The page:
She looked up at the ceiling, from which hung a crystal chandelier. "May his soul rest in peace." I wondered how many such prayers she'd said for my father who'd died in the same hurricane that took the troubled musician. However, I didn't like to dwell on this or any other sorrow. As I said, at this point I was a hormone-crazed boy trying to find satisfaction in life's beautiful curves.

"It's not yours, is it?"

"It's Trevor's," I said, the name falling off my lips before I could catch it. I hadn't thought of the guitar or Willy or how he'd called me by his son's name the day of the Great Flood. In truth, though, it did belong to the blues man’s son whose untimely death had caused poor Willy to take up the vice of the agonizing blues; this, in turn, brought with it a case of alcoholism that allowed pious people like my mother to typecast him as a drunk.

In an instant, it came back to me, that moment in the basement with Willy. He looked through me, as if seeing the ghostly body of his son, instead of the real, live boy in front of him. If I followed the telltale signs of voodoo, like my old nanny, I would have taken that as an evil omen. Perhaps I should have listened to Hazel.

"Trevor's? Who's that, some friend of yours?"

Why would my mother know about Willy's son? She only tolerated that old drunk because my father had loved him so much.

Then I didn't know what came over me, but I found myself saying, "Okay, Mom. It's mine. You got me."

She gave me a strange look and placed the guitar in my hands. "I don't care if you play music. I didn't know, but I don't mind."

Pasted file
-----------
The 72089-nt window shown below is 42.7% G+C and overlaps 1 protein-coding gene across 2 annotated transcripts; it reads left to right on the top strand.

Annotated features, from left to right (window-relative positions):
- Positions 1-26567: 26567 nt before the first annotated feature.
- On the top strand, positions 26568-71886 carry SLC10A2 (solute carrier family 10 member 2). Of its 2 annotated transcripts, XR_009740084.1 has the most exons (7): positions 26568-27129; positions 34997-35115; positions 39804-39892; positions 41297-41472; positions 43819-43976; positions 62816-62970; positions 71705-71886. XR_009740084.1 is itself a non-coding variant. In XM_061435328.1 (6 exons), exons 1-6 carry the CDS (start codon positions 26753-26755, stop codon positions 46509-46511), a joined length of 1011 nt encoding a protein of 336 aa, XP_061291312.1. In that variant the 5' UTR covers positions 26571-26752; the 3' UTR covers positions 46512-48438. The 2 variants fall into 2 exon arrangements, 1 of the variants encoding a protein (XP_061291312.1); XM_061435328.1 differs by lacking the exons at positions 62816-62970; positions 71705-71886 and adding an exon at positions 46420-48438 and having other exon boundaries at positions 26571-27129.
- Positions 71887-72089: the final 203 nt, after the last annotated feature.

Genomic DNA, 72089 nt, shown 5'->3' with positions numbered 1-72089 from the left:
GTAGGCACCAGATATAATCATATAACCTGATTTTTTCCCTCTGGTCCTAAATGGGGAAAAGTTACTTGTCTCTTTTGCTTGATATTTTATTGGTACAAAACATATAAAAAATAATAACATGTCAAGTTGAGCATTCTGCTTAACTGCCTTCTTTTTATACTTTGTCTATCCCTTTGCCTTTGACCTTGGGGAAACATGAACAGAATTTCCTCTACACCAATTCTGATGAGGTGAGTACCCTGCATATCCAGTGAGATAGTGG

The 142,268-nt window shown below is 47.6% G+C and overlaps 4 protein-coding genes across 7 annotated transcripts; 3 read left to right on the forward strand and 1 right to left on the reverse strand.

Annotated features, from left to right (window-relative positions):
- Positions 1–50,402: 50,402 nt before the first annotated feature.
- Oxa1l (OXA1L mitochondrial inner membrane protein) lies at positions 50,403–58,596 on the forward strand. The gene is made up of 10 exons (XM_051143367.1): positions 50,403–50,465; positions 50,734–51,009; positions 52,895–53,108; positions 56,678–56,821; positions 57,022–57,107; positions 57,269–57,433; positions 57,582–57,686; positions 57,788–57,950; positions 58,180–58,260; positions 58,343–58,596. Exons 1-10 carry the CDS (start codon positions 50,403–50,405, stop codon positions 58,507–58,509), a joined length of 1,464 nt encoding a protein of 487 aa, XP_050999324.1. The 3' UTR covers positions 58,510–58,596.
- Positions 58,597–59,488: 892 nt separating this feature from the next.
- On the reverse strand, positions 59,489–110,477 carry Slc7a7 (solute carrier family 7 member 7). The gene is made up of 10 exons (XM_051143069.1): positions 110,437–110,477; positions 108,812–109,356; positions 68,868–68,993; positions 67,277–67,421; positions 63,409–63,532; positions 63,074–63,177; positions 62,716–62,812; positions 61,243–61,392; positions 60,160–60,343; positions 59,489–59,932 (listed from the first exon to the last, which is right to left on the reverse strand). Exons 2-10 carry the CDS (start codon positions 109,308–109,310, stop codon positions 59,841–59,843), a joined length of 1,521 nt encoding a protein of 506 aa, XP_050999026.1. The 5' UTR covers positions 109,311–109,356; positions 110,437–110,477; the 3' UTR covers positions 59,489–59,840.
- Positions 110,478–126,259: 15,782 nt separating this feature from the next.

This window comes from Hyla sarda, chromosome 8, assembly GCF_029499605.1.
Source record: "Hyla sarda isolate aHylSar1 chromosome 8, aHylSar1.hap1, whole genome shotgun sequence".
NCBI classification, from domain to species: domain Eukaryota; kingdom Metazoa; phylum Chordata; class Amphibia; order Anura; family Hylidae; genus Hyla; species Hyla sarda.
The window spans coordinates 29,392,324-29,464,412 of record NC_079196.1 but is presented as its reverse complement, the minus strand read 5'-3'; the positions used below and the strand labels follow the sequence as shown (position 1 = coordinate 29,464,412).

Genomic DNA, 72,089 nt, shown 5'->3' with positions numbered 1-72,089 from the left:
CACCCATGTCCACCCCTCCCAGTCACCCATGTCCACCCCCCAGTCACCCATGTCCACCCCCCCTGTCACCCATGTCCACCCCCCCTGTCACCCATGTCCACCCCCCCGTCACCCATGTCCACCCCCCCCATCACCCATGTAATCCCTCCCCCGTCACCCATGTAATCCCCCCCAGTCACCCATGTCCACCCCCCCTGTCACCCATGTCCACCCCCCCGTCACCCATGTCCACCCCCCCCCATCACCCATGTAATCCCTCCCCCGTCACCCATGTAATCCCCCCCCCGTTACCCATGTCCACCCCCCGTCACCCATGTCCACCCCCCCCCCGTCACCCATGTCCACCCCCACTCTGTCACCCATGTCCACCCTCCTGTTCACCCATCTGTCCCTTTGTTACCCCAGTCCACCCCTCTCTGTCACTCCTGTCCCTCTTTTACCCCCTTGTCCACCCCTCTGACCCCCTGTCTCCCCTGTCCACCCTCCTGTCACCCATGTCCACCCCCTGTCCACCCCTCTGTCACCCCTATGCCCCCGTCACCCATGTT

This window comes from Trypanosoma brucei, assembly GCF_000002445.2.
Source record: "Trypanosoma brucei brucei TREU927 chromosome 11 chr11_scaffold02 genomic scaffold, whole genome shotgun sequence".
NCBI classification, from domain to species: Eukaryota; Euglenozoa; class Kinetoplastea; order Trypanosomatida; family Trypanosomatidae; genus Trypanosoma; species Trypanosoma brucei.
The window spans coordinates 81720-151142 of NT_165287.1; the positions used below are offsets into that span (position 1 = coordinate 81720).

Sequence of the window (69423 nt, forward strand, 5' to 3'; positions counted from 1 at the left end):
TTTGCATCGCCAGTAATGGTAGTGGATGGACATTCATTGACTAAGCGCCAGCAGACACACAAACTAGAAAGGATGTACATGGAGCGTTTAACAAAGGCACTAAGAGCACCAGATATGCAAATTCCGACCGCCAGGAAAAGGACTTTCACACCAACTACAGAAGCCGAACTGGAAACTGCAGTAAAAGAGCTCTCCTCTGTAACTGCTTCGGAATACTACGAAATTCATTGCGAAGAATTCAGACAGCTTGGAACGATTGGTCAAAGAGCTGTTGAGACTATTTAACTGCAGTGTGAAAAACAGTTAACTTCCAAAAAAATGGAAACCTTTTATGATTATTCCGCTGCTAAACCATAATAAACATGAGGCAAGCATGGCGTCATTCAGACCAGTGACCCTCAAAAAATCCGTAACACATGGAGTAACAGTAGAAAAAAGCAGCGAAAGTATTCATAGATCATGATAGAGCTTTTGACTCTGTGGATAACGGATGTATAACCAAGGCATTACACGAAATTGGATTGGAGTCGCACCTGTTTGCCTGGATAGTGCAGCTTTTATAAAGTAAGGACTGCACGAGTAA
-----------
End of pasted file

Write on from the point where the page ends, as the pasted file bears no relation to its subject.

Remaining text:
The guitar looked as it had several years before, except it was shinier. There was a furniture polish gloss to it that was confirmed by a lemony smell. Of course my mother had cleaned it.

It was at this time I noticed my mother rubbing the palm of her right hand that she would've used to clean old Willy's, or what should've now been Trevor's, guitar.

"What's wrong with your hand?"

My mother, a beautiful and imposing woman who wouldn't flinch at a rattlesnake, seemed to shrink an inch as her face turned a crimson shade. "I don't want to talk about it."

The strange carvings running up and down the guitar fretboard illuminated with a sharp yellow. For a moment, I thought the instrument itself was hot. More out of concern for my mother than anything else, I set the guitar down on the sofa and got up to examine her hand.

"Did you burn it?"

The red from her embarrassment drained quickly from her face, and a blank stare replaced her regal blue intelligence. "I felt a poisonous itch, and I had to relieve it. I turned on the oven burner, and stuck my hand over it without any thought. No thought whatsoever."

I knew immediately what had happened. It was the guitar, which my mother had so indelicately touched, that had caused this strange behavior from her. I felt a sudden
compulsion to be rid of the thing. Not wanting my mother or anyone else to touch it, I grabbed it, went up to my room, and stuck it under my bed. After releasing the guitar, I rubbed my hands, which had warmed up considerably, on my pants.

Why I didn't just throw out that hateful instrument, I'll never know. That plan had been in the back of my mind, so maybe, like everything in those days, I was just putting it off.

I should've taken care of that chore before my friend came over later that day.